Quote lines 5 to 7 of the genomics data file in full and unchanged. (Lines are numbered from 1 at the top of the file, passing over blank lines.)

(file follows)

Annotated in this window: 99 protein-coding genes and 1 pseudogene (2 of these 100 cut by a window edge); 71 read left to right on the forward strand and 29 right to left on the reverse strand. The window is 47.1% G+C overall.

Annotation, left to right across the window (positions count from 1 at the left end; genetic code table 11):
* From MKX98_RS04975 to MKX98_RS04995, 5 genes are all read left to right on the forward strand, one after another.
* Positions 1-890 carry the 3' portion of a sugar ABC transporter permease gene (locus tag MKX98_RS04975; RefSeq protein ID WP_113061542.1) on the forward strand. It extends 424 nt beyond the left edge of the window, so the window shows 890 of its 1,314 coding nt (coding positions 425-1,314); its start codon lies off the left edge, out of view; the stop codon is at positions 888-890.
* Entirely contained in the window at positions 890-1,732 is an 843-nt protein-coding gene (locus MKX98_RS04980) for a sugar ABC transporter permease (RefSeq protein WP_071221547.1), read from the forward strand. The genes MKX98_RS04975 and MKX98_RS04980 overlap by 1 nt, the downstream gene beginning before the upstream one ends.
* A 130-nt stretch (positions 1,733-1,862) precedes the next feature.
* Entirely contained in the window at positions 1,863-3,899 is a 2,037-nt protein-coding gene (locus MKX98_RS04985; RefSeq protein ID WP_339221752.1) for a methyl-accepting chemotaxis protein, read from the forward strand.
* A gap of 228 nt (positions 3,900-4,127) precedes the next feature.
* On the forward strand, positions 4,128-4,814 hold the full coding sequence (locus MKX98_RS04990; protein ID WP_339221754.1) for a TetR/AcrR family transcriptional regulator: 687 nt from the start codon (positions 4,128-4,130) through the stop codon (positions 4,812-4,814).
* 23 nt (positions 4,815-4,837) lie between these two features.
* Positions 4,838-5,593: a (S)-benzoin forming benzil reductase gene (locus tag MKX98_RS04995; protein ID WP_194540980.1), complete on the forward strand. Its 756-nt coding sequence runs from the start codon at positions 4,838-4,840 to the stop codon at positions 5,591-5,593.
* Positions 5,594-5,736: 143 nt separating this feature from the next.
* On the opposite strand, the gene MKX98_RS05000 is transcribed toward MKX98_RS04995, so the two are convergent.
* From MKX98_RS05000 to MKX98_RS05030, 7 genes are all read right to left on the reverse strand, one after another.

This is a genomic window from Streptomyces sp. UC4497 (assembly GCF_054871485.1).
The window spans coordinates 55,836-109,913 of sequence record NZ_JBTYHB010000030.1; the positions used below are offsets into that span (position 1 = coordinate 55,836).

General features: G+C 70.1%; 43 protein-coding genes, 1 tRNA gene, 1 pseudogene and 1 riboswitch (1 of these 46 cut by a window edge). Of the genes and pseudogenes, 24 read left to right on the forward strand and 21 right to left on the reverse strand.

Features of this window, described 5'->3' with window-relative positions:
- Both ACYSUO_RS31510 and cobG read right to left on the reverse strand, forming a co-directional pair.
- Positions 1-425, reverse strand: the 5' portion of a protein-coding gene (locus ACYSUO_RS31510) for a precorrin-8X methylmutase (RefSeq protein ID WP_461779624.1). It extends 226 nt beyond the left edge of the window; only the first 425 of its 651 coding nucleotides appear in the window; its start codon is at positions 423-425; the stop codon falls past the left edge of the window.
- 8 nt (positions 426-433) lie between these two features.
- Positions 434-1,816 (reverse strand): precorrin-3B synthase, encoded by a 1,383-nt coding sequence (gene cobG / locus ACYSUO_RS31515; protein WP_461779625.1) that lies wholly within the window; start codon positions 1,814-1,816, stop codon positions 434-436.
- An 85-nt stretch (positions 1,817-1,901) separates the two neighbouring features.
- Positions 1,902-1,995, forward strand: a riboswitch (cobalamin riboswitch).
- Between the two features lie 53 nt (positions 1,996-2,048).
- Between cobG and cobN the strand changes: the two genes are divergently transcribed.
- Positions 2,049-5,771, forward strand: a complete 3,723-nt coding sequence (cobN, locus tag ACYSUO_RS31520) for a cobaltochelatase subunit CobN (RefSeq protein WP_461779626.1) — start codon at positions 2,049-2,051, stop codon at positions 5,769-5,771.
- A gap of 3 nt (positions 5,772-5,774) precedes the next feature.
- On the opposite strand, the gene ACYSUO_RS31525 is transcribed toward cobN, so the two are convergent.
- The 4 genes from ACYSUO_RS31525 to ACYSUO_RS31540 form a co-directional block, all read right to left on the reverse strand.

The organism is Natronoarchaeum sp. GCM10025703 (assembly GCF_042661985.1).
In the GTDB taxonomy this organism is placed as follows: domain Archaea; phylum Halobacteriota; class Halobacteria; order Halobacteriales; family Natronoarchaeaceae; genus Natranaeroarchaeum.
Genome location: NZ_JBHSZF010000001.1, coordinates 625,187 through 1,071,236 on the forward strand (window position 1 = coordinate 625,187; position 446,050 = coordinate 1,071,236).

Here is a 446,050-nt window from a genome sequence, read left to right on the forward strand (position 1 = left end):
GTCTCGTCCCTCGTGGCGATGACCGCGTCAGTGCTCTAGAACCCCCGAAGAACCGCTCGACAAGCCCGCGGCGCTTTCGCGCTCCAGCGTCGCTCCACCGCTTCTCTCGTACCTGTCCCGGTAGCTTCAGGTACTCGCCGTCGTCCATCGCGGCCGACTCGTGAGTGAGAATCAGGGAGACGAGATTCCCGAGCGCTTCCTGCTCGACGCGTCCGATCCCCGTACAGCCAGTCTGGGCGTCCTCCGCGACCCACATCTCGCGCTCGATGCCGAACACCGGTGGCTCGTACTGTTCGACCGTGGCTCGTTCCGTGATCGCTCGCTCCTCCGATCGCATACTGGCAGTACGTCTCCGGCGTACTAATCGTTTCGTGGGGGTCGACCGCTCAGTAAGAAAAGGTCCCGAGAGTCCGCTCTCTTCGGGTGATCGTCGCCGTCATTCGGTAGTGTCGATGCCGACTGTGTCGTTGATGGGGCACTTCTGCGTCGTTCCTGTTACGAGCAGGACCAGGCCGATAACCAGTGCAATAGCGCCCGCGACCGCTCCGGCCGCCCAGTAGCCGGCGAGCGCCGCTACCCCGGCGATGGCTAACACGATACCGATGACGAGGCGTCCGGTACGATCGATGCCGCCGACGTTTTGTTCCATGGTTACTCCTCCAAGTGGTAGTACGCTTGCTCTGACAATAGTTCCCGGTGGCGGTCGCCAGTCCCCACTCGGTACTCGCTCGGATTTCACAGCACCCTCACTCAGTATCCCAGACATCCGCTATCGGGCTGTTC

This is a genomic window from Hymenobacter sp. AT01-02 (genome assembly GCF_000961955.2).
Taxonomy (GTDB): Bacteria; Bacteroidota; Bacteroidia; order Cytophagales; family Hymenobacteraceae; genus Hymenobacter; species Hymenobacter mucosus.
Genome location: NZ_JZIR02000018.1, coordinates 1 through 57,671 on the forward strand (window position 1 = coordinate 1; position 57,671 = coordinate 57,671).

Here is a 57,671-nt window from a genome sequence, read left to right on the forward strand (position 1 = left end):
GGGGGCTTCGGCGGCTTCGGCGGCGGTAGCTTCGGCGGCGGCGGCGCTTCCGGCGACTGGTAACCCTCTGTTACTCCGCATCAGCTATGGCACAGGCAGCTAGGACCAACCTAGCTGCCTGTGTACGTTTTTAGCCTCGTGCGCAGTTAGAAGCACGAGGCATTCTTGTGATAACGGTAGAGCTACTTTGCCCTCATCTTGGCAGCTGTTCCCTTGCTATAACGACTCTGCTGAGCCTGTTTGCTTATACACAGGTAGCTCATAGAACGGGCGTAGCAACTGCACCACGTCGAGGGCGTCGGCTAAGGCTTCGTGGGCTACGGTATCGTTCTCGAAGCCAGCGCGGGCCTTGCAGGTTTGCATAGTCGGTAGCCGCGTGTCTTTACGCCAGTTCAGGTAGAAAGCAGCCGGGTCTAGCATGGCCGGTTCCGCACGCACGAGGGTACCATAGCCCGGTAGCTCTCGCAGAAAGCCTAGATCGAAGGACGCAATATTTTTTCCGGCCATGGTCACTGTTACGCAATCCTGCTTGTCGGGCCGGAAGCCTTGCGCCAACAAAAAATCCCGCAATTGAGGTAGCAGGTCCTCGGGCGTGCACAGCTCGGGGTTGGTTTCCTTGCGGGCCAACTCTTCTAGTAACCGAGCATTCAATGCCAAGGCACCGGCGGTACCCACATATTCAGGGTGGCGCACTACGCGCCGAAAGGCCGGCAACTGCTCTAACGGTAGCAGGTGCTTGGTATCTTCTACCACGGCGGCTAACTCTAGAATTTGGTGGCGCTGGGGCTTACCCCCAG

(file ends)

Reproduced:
* Entirely contained in the window at positions 890-1,732 is an 843-nt protein-coding gene (locus MKX98_RS04980) for a sugar ABC transporter permease (RefSeq protein WP_071221547.1), read from the forward strand. The genes MKX98_RS04975 and MKX98_RS04980 overlap by 1 nt, the downstream gene beginning before the upstream one ends.
* A 130-nt stretch (positions 1,733-1,862) precedes the next feature.
* Entirely contained in the window at positions 1,863-3,899 is a 2,037-nt protein-coding gene (locus MKX98_RS04985; RefSeq protein ID WP_339221752.1) for a methyl-accepting chemotaxis protein, read from the forward strand.